Archive for the ‘General Topics’ Category

The King Just Won’t Stay Down

When Henry Bolingbroke took the crown, he was beset on all sides by well-wishers who urged him to put Richard II to death. After all, it was understood that disgruntled nobles and troublemakers could easily stir up rebellions in favor of an ex-king. And it didn’t take long for that to happen. Just three months […]

The Nobles and Gentry in late Medieval England

As I alluded to in my previous article about Different Layers of Knighthood, the gentry was an evolving class in the fourteenth century that was starting to find its own voice. There are no hard and fast distinctions for nobility and gentry, and no legal definitions. Naturally, there are exceptions to every convention. But before […]

Different Layers of Knighthood

I’ve been wanting to write this article for a long time, but the topic is so complicated that I’ve been afraid to tackle it. Why? The personification of a knight has changed over the centuries and most scholars don’t go there. I don’t need to reinvent the proverbial wheel; we all recognize the classic knight […]

The History of the Tomato: Guest Post by Gerard Paul

The history of your favorite (mainly) red nightshade involves a long and intricate tale that traces back to the Aztecs around 700 AD. Yes, the tomato hails from the Americas, although it took a trip to Europe – and a fight over its reputation as a poisonous killer – before it became the globally embraced veggie […]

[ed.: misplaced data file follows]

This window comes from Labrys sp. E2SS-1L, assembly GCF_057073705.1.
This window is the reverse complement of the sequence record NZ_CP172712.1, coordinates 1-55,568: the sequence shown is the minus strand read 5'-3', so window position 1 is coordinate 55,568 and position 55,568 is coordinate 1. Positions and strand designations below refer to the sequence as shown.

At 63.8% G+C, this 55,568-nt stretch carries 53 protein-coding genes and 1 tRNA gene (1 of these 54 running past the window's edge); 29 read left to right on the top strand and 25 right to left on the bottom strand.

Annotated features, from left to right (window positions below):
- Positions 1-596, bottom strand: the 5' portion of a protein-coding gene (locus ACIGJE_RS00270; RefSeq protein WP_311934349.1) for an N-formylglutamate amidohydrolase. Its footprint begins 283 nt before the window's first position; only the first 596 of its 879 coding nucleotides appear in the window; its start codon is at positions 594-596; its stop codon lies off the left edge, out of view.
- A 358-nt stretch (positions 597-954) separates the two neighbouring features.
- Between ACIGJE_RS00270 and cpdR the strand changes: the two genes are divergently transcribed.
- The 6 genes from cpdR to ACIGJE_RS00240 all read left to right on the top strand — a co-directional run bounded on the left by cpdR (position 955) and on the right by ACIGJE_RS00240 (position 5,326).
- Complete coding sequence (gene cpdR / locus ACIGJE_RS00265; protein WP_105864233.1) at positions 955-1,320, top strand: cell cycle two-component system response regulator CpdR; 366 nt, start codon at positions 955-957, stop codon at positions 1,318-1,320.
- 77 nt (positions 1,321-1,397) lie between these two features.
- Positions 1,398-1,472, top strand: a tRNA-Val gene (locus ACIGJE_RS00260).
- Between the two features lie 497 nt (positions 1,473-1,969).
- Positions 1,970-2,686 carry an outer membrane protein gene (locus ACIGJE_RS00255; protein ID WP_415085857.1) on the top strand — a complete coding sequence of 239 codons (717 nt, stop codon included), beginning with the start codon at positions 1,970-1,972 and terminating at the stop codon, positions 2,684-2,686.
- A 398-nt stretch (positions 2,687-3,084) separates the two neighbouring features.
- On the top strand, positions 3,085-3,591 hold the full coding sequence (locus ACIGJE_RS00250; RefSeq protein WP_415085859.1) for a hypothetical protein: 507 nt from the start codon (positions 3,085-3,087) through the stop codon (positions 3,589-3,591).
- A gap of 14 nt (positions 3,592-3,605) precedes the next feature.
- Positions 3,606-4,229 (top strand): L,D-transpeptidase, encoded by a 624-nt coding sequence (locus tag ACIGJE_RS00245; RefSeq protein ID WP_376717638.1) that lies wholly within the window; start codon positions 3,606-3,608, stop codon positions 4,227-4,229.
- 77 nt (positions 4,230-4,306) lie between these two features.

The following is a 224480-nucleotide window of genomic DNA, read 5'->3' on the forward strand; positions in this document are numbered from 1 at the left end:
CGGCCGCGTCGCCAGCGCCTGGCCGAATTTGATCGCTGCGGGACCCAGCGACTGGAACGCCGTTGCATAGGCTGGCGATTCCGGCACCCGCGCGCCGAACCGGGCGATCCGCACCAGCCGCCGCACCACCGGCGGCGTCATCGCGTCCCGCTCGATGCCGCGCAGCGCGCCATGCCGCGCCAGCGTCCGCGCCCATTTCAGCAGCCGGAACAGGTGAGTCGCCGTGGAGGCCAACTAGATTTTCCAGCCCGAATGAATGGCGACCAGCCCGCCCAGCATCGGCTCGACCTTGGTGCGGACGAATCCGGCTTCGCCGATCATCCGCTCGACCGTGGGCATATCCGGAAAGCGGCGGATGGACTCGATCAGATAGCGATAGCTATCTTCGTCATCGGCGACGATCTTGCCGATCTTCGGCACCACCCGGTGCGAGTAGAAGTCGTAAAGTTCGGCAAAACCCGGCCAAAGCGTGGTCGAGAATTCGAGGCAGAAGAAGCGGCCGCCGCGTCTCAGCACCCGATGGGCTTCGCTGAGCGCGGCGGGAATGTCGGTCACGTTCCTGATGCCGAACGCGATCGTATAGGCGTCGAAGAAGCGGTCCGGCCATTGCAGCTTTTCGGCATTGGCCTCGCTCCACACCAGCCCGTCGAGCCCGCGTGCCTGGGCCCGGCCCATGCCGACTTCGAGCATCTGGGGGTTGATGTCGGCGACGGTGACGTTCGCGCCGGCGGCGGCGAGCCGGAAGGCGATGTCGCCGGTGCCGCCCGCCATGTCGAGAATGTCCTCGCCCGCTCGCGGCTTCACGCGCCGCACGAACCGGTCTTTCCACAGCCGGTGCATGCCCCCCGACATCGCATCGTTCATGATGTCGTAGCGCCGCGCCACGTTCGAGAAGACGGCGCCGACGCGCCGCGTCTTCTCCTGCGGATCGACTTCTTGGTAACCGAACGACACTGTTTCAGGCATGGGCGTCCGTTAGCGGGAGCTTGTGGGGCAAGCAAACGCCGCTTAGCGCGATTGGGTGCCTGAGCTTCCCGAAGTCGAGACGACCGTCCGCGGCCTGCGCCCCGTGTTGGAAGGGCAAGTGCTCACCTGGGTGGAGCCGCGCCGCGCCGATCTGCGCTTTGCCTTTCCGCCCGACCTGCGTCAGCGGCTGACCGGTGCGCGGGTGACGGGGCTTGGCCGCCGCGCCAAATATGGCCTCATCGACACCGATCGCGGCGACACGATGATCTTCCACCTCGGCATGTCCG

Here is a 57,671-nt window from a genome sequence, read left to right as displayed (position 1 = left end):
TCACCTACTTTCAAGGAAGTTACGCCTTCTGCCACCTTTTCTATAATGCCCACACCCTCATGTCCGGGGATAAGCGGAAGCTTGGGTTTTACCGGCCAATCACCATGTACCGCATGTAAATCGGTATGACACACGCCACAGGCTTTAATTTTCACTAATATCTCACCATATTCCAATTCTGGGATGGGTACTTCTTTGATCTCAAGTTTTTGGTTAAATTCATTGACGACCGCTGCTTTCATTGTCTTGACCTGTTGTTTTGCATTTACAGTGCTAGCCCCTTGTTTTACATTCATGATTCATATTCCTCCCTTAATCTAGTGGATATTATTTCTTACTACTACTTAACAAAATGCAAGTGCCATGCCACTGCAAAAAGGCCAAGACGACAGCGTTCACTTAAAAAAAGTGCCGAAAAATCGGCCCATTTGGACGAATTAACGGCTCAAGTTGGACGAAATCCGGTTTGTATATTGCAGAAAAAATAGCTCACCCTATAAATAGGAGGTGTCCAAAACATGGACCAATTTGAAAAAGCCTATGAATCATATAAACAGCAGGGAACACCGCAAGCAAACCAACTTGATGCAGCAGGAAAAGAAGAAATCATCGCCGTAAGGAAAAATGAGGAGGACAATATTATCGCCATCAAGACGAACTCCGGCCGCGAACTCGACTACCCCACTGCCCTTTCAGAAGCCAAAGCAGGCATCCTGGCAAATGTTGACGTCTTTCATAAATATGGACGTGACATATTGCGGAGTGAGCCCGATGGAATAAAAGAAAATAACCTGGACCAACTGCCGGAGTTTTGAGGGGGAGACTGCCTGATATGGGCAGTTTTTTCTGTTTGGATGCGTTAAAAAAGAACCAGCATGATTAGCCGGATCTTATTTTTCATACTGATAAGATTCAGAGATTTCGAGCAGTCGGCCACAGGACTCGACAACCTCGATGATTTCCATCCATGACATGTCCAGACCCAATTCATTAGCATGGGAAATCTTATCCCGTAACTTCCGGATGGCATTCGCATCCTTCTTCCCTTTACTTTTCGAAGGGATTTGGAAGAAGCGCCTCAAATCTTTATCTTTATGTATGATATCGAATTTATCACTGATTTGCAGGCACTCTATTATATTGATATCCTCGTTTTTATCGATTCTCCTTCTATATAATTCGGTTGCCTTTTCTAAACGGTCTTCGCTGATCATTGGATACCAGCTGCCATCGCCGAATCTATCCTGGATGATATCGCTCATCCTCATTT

When Did Bolingbroke Decide to Take the Crown?

Bolingbroke’s decision to go for the crown has puzzled historians for the last 600 years. Certainly his contemporaries were led astray by his declaration that he was only returning from exile to recover his inheritance. Or were they? Many of them probably were—at first. After all, an outlaw ran the risk of losing his head […]

The County Palatine (or Palatinate): A threat to the king?

A Palatinate (coming from palace) is one of those words bantered around that I never gave much thought to, until I realized how important it was. In Richard II’s reign, there were actually three Palatinates: Lancaster, Durham, and Chester. And what distinguished them from the rest of the country? They were nothing less than a […]

Review for THE KING’S RETRIBUTION by Mary Anne Yarde

“When I was young and powerless, they saw fit to manipulate Parliament to achieve their selfish ends. Those days are over. It’s my turn, now. I mean to bring the Crown back to the splendor and magnificence it possessed in the days of Edward I—when the Crown ruled Parliament, not the other way around…” They […]

New Release! THE KING’S RETRIBUTION

If you read A KING UNDER SIEGE, you might remember that we left off just as Richard declared his majority at age 22. He was able to rise above the humiliation inflicted on him during the Merciless Parliament, but the fear that it could happen again haunted him the rest of his life. Ten years was a long […]

Usury in Medieval England: Lending Money to the King

It’s pretty much a given that usury was considered a sin by almost all Christians; even Dante put usurers in the seventh circle of hell. However, the degrees of sinning and the exact definition of usury is debated to this day, so I am merely a novice dipping my big toe into the ocean of […]

That’s no way to say ‘Goodbye.’ Guest Post by Judith Arnopp

Although Henry VIII is famous for abandoning, beheading and divorcing his wives it seems he didn’t enjoy ‘goodbyes.’ Each of his marriages ended suddenly, without discussion.  In most instances he simply left the palace, mounted his horse and rode away. End of relationship. End of marriage. His battle for a divorce from Katherine of Aragon, […]